'Unboxing' the Deluxe Scofield Reference Edition King James Bible
Unboxing videos have become a fad, with millions viewing videos of an "average joe" opening and removing a new and popular electronic gadget from it's box, peeling back the wrapping, examining and listing all the included components and then trying it out. What's the attraction? Maybe it's seeing something the viewer would never be able to afford. Maybe it's like Christmas morning. The fad has been called a tech striptease, or "porn for nerds."
There are even unboxing videos for Bibles. Here's a transcript of our "unboxing" meister Samuel Snardsfokken, a part-time Lutheran youth pastor in Eau Claire, Wis., unboxing a new Deluxe Scofield Reference Edition King James Bible.
TRANSCRIPT: "The first thing we notice is the compactness of the Amazon Prime box that contains our brand new Scofield Reference Edition King James Bible. The Amazon logo is prominently displayed, and the cardboard is sleek, almost like the feel of human skin to the touch.
"Shaking the box, I sense no movement, so the packaging seems to be of the highest quality. This Bible is well protected, and should be undamaged.
"Let's take a look…
"I'm taking my pen knife and carefully slicing through the tape around the box perimeter, allowing me to slip the tabs from each side and pull up on the cover in one simple movement. Inside, the outer wrapping of the Bible is merely a thin, white gauzy material, obviously meant to absorb any bumps or shocks along the way.
"With only less than a millimeter of space between the box and the Bible itself, there is barely enough room to remove the Bible and set it to one side.
"Underneath is an instruction booklet. Let's open it up…
"It's a guide, showing how to get this spiritual classic booted up and working for us. Besides a list of included components in English, Spanish, French, Korean and Russian, the booklet warns not to place it near an open flame or immerse it in water.
"The cover of the Bible we ordered is a rich dark brown faux goatskin, not often available. It is reminiscent of an antique leather-bound Bible, complete with elevated spine ribbing and gold foil. As I pick the Bible up, I can already sense that new-Bible smell - a faint vanilla scent from a combination of the odors released by the paper, binding adhesive, and printing ink used. Also, I detect a hint of the hydrogen peroxide, a bleaching agent, and alkyl ketene dimer, which makes the Bible cover water resistant.
"I see there is topstitching along the edges of the flexcover, which ensures durability, and gilt-edged pages that add a subtle elegance to this classic design.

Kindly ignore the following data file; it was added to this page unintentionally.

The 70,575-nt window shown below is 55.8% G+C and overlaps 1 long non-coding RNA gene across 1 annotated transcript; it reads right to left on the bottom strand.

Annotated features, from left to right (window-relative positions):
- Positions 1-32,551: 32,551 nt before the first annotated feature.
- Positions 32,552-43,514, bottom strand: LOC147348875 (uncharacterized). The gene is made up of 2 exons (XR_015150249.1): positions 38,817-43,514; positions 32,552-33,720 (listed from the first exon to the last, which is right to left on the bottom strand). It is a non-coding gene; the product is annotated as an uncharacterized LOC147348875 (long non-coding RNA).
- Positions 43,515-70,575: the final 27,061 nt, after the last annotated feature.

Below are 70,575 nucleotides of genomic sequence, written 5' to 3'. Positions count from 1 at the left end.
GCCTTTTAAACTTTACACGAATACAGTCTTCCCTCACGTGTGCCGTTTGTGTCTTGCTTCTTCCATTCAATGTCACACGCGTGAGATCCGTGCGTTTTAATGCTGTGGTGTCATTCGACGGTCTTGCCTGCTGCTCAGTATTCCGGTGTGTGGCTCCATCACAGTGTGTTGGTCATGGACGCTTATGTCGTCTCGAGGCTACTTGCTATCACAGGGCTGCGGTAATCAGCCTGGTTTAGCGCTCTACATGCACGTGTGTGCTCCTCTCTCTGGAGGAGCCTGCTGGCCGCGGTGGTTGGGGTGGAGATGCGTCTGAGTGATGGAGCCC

"The only moving part in this Bible is the green satin ribbon that acts as a place holder. It can be manually moved to mark the section where you leave off reading, or to mark a significant passage you want to return to. As far as I can tell, it works flawlessly.
"I personally like to use my lucky $2 bill as a place holder, but that's just me.
"This edition includes black thumb-indexing tabs to help the reader navigate the different books. Perfect for Baptist Bible drill competitions.
"Now let's take this Bible for a spin and see how it performs!
"Opening to the Gospel of Luke, I see that Jesus' words appear to be all in red. [This edition also prints verses that most of us would like to forget in a faint, almost invisible light blue, so they are easy to ignore or skip over].
"The Scofield notes are distributed along the inner column and in footnotes below on each page. This 'new' edition corrects many of the Scofield references, and eliminates and expands on some of his more outlandish doctrines.
"The Index gives a complete list of all 66 Bible books (minus the Apocrypha, however). The Bible Atlas in the back contains a colorful variety of Bible places. The concordance at first glance seems to be adequate, containing bunches of Bible terms and a lot of funny, foreign-sounding names.
"This edition also includes a nice genealogical table attached in the back, where you can trace your family's lineage all the way back to Adam.
"One feature I dislike are the thin pages, made with what's called "scritta paper" - which supposedly contains cotton or linen fibers to increase its strength. Thin pages allow the Bible to be opened up entirely without damaging the spine. But it's still difficult to flip from page to page, and could make it easy to tear when pushing this Bible to its performance limits.”
Features We'd Like to See: Take a suggestion from the Patriot Bible and include the Pledge of Allegiance, plus some other American founding documents, as well as the Republican Party 2024 platform.
NEXT WEEK: Ajay Kumar will unbox the Deluxe Annotated Pocket Edition of the Bhagavad Gita.
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